Enhancing Workplace Skills

A recent study by the Canadian Policy Research Networks concludes that the spread of computers in the workplace is wiping out job opportunities for unskilled workers. It points out that although computers have created more jobs than they have destroyed, employers have used computer-based technology to eliminate unskilled jobs and have not given displaced workers the training they need to move into new, high-skill jobs.

In low-tech companies, managers and professionals comprise 15% of all workers, with 36% comprising the unskilled. In high-tech firms, 31% of workers are managers and 10% are unskilled. The biggest losers are in ìintermediate jobs,î mainly clerical jobs in corporate purchasing, accounting departments and in banks and insurance companies. What is happening to our unskilled worker?

Widespread resistance still exists to preparing U.S. students for careers other than those requiring a four-year college degree. The occupational explosion in new and expanding technologies is providing opportunities in entry-level jobs offered by high-tech office/production/service business. However, many of our students lack the ability to apply mathematics, science, reading and writing skills; know how to work cooperatively; or have used the computer as a tool for problem solving.

Business Steps In

American businesses are designing their own education curriculum to build a workforce linked to the particular strategies, culture and mission of their own organization. Online ìcyber campusesî are growing.

For example, students in 13 Western states, among them IS professionals seeking job and certification training, have enrolled in Western Governor Associationís University (WGU). Using the Internet, e-mail, CD-ROMs, interactive video networks, television, cable and a satellite system, WGU will offer courses from dozens of western colleges and universities across its cyber-campuses. WGU will also provide certification and job training that it is co-developing with companies such as Intel, Micron, Motorola, Novell and U.S. West.

On another front, Public Broadcasting Services and The Williams Co. Inc. have created ìThe Business Channelî to be fully operational by July, 1997. According to Keith E. Bailey, chairman, president and CEO, ìThe Business Channel helps corporate Americaís need to provide easily accessible continuing education to employees at all levels, which will be essential if they are to stay at the top of their fields in our rapidly changing world.î

A significant amount of activity surrounds the corporate university concept. Businesses believe designing their own educational curriculum is the best way to fill the gap between what is taught in academic institutions and what corporations require from the employees. Rapid growth in formal training demonstrates how more employers are committed to providing employee-based training.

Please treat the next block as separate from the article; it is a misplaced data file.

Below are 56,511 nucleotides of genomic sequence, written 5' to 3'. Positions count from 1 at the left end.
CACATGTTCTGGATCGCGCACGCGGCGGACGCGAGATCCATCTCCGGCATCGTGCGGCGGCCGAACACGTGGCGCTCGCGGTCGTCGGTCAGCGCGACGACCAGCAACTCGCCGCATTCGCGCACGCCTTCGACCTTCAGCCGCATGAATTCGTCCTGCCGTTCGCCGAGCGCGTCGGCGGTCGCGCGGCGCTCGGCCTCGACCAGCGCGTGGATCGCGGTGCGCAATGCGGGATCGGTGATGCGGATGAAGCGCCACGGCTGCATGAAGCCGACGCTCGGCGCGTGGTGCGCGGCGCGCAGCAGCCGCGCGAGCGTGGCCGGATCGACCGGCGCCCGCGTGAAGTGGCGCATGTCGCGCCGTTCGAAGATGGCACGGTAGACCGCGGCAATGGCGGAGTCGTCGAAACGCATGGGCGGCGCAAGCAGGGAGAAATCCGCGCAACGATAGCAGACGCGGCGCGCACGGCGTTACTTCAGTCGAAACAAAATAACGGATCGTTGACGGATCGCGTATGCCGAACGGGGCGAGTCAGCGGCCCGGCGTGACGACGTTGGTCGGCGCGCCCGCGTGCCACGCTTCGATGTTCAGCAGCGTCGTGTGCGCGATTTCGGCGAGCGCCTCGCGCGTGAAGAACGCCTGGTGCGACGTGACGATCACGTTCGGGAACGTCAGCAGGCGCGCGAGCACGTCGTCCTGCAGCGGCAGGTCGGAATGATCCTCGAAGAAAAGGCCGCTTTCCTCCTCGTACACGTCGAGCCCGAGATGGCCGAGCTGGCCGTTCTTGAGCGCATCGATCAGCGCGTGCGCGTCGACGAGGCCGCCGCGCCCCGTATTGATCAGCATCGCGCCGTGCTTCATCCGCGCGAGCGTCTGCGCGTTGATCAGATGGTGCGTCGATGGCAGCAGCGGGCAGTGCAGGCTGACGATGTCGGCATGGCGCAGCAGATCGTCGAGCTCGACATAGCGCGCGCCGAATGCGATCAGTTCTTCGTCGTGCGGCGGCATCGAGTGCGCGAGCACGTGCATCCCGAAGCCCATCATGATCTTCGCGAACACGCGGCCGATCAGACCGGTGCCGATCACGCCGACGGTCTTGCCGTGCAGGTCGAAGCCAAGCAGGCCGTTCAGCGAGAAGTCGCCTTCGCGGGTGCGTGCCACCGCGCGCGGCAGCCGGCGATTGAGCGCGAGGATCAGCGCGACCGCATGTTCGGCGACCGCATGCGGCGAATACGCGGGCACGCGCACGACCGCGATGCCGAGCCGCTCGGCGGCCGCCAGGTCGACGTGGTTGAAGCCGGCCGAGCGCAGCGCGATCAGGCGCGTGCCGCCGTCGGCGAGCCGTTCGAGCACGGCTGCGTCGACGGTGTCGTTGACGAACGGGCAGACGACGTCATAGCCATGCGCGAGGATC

However, most American businesses now state it is ìtoo costlyî to train young people for their entry-level jobs. The role of the corporate university is limited to managerial issues. Thus the need exists for young entry-level workers who are well-educated, technically able and good problem-solvers.

Some Considerations

Predictions by the U.S. Dept. of Labor indicate new and expanding technologies will translate into 80% of the new jobs in the next 10 years. Most of these jobs will not require a college degree but will require specialized preparation.

To assist in the above, consider the following, among others:

  • The majority of U.S. students need a lot more than just "basic skills."
  • Parents and students need to plan educational and career goals based on accurate information, not ìmedia glitz.î
  • Organizations will want to ensure that people can work together. Collaboration across functions will be provided.
  • Business and education need to better understand how to work together.
  • Work force education involvement must be encouraged among small-, medium- and large-sized business groups.
  • Retraining will be available over an employeeís lifetime.
  • Courses offered at training centers, and which are vendor specific, are increasing.
  • Online learning is relatively inexpensive.
  • The Web abounds with sources for learning.

Industry and education forces are joining together to help win the increasingly competitive race for technology jobs

This article originally appeared in the 03/01/1997 issue of THE Journal.

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